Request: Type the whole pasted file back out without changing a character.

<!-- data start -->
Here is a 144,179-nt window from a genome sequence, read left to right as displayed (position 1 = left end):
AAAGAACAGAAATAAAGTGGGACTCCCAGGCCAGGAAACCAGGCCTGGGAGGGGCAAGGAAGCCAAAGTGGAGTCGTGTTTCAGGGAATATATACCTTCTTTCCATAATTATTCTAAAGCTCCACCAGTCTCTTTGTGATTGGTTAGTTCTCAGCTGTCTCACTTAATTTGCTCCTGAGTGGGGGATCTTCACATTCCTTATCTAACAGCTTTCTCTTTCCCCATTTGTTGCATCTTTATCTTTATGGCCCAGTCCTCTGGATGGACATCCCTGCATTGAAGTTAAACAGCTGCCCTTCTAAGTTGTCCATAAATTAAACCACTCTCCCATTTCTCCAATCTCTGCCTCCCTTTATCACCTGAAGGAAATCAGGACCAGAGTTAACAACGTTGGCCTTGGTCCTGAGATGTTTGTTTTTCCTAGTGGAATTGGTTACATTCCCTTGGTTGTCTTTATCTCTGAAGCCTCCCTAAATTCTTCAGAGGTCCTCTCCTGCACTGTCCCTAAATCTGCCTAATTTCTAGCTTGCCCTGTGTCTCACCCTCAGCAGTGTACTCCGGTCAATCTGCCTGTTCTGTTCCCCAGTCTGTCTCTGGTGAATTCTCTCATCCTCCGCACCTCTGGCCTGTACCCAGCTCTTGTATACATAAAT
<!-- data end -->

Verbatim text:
Here is a 144,179-nt window from a genome sequence, read left to right as displayed (position 1 = left end):
AAAGAACAGAAATAAAGTGGGACTCCCAGGCCAGGAAACCAGGCCTGGGAGGGGCAAGGAAGCCAAAGTGGAGTCGTGTTTCAGGGAATATATACCTTCTTTCCATAATTATTCTAAAGCTCCACCAGTCTCTTTGTGATTGGTTAGTTCTCAGCTGTCTCACTTAATTTGCTCCTGAGTGGGGGATCTTCACATTCCTTATCTAACAGCTTTCTCTTTCCCCATTTGTTGCATCTTTATCTTTATGGCCCAGTCCTCTGGATGGACATCCCTGCATTGAAGTTAAACAGCTGCCCTTCTAAGTTGTCCATAAATTAAACCACTCTCCCATTTCTCCAATCTCTGCCTCCCTTTATCACCTGAAGGAAATCAGGACCAGAGTTAACAACGTTGGCCTTGGTCCTGAGATGTTTGTTTTTCCTAGTGGAATTGGTTACATTCCCTTGGTTGTCTTTATCTCTGAAGCCTCCCTAAATTCTTCAGAGGTCCTCTCCTGCACTGTCCCTAAATCTGCCTAATTTCTAGCTTGCCCTGTGTCTCACCCTCAGCAGTGTACTCCGGTCAATCTGCCTGTTCTGTTCCCCAGTCTGTCTCTGGTGAATTCTCTCATCCTCCGCACCTCTGGCCTGTACCCAGCTCTTGTATACATAAAT